Love In The Childhood Period English Literature Essay

"Wuthering Heights" is essentially a novel about children. The bulk of the story concerns itself with the infancy and early years first of Heathcliff, Catherine, Edgar and Isabella; and later of Linton, Cathy and Hareton. And even when each generation grows up they are not so much adults as arrested children. Indeed, when Heathcliff and Catherine are reunited, Catherine appears to regress toward childhood. Her tandrums lead Nelly to say that Catherine seemed "to find childish diversion in pulling the feathers from the rents she had just made in the pillow" (p.105). Nelly pleads with Catherine to "Give over with that baby-work" (p.105) and soon after describes her behavior by saying "our fiery Catherine was no better than a wailing child" (p.106). Even the civilized Isabella evidences similar fits. Visiting Nelly, she throws off her wedding ring and cries out, "I’ll smash it!’ she continued, striking with childish spite." (p.142). And much later when love flowers between Hareton and Cathy, Nelly’s reminder that she is eighteen and he twenty-three comes as a surprise; for their actions seem more like those of children than adults. The only real adults in the novel are the original Mr. and Mrs. Earnshaw and Mr. and Mrs. Linton. But they are shadowy figures and depart soon after the novel begins. Joseph and Nelly exist on the periphery of the story; moreover, they give the impression of being ancients or always old.

Thus, although the novel conveys the sense of progress because of its complex forward movement and its span of three generations, it never really moves away from its preoccupation with childhood. This recurrent focus, in fact, is primarily responsible for the novel’s special achievement of timelessness. Or to put it another way, because the novel is polarized between a constant revelation of the past and a constant anticipation of the future, there is no real sense of the present. The focus on paradise lost and paradise regained is so total and tyrannical that, just as there are no genuine moments of temporality, so there are no conditions of secularity. As an unexpected but logical correlation, there is no sex. To be sure, there is love – an uncompromising, agonized yearning of one soul for another – but it is never corporeal just as it is never temporal.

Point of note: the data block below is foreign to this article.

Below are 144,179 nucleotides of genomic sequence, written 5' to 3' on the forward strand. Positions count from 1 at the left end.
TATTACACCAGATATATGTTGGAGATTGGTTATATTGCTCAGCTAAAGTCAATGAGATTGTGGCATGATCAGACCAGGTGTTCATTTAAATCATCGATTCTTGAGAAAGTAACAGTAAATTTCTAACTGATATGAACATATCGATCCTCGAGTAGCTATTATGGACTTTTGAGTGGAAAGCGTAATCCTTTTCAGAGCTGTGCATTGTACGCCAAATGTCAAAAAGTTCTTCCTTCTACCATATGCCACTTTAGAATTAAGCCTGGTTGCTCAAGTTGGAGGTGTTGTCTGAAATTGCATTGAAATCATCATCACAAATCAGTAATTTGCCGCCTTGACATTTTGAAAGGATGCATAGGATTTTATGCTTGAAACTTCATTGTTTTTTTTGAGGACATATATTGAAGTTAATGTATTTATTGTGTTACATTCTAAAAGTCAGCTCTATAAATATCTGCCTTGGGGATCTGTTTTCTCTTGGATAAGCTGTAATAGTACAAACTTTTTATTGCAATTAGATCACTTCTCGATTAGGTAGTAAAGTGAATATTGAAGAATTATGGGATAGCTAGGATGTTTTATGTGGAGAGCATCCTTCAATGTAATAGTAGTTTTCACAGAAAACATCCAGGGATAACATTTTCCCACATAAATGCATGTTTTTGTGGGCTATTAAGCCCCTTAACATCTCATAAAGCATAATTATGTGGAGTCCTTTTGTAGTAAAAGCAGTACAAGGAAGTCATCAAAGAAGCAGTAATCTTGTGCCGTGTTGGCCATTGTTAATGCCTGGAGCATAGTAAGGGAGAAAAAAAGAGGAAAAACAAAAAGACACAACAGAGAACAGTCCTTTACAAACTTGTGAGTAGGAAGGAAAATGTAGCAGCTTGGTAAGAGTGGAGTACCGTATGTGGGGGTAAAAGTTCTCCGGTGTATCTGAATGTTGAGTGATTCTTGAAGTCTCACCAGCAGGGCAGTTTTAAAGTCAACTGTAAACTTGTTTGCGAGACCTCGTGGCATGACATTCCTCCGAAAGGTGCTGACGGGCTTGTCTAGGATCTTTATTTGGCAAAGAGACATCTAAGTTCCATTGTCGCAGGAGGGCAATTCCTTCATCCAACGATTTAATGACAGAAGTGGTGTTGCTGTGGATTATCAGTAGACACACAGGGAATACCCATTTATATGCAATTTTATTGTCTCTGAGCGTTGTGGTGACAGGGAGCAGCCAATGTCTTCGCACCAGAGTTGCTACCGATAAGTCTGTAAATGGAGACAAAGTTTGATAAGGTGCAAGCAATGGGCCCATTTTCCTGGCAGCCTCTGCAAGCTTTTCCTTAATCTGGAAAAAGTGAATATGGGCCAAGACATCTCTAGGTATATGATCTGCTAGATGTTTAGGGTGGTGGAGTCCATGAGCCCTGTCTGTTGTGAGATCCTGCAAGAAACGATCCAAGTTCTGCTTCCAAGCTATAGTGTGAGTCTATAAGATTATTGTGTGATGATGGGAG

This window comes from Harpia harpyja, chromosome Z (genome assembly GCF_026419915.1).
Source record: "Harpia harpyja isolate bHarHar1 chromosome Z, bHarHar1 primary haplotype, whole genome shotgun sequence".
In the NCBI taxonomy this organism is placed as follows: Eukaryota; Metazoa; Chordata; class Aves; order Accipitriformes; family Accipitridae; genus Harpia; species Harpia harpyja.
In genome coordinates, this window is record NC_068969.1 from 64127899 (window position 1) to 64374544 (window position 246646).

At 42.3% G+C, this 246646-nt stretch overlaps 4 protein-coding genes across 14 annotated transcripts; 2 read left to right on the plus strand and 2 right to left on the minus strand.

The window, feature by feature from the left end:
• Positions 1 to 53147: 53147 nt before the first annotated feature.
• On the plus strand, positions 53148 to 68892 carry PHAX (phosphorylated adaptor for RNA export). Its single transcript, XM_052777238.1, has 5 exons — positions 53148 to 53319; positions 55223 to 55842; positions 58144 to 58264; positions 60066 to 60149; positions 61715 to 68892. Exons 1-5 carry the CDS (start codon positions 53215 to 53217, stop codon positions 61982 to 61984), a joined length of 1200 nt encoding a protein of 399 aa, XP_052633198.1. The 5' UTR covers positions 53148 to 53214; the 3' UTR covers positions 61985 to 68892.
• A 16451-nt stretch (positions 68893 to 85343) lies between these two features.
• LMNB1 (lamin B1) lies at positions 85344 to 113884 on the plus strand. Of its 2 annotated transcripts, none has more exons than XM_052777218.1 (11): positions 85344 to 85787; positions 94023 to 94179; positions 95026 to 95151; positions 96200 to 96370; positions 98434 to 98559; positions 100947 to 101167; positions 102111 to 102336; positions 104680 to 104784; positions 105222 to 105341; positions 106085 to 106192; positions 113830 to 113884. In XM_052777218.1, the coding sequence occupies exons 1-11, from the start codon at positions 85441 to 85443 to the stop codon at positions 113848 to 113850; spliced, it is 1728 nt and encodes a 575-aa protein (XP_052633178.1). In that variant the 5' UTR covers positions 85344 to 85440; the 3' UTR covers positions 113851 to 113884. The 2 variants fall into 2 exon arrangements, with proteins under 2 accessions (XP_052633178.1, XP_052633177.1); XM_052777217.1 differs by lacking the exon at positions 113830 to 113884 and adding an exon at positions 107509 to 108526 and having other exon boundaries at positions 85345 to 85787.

It is at this point that the connections between childhood and love may be suggested. Consistently, Brontë speaks of the disuniting of lovers or the loss of love. The separation of Heathcliff and Catherine from each other reenacts the initial exile from God and the initial state of being born. That such divorce in fact occurs in their childhood is not just a coincidental but a symbolic reinforcement. Nowhere is this more dramatically presented than when the married Catherine tries to indicate to Nelly the extent of the gulf she now feels in her life:

"But, supposing at twelve years old, Ihad been wrenched from the Heights, and every early association, and my all in all, as Heathcliff was at that time, and been converted at a stroke into Mrs. Linton, the lady of Thrushcross Grange, and the wife of a stranger; an exile, and outcast, thence-forth, from what had been my world…"(p.107)

Catherine’s description of the loss both the Wuthering Heights and of Heathcliff’s love could be applied without any revision to the child’s loss of heaven and the event of birth. The notion of traumatic discontinuity with all that was as well as all the terms the lovers use to describe it – hell, exile, imprisonment, death – are precisely the familiar terms employed by the author to describe the child’s entry into this dungeon world.